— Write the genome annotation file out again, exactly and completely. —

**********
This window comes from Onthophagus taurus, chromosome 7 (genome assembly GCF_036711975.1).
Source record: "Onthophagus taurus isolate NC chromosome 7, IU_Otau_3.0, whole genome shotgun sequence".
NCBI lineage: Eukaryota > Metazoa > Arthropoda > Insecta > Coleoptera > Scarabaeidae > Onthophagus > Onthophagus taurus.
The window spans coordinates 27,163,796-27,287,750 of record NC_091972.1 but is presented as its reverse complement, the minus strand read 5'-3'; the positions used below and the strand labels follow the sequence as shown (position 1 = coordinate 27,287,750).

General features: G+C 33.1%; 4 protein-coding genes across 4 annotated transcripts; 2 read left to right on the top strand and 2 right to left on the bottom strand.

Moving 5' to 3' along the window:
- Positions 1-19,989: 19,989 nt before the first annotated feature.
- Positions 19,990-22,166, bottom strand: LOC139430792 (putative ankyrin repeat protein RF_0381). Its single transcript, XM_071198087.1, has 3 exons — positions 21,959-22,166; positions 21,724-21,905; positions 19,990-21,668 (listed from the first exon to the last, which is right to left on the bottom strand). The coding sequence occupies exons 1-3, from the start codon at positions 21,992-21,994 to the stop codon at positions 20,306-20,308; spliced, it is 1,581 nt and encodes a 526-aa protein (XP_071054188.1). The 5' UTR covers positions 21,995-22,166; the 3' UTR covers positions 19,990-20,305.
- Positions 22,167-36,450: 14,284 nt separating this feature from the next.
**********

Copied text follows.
This window comes from Onthophagus taurus, chromosome 7 (genome assembly GCF_036711975.1).
Source record: "Onthophagus taurus isolate NC chromosome 7, IU_Otau_3.0, whole genome shotgun sequence".
NCBI lineage: Eukaryota > Metazoa > Arthropoda > Insecta > Coleoptera > Scarabaeidae > Onthophagus > Onthophagus taurus.
The window spans coordinates 27,163,796-27,287,750 of record NC_091972.1 but is presented as its reverse complement, the minus strand read 5'-3'; the positions used below and the strand labels follow the sequence as shown (position 1 = coordinate 27,287,750).

General features: G+C 33.1%; 4 protein-coding genes across 4 annotated transcripts; 2 read left to right on the top strand and 2 right to left on the bottom strand.

Moving 5' to 3' along the window:
- Positions 1-19,989: 19,989 nt before the first annotated feature.
- Positions 19,990-22,166, bottom strand: LOC139430792 (putative ankyrin repeat protein RF_0381). Its single transcript, XM_071198087.1, has 3 exons — positions 21,959-22,166; positions 21,724-21,905; positions 19,990-21,668 (listed from the first exon to the last, which is right to left on the bottom strand). The coding sequence occupies exons 1-3, from the start codon at positions 21,992-21,994 to the stop codon at positions 20,306-20,308; spliced, it is 1,581 nt and encodes a 526-aa protein (XP_071054188.1). The 5' UTR covers positions 21,995-22,166; the 3' UTR covers positions 19,990-20,305.
- Positions 22,167-36,450: 14,284 nt separating this feature from the next.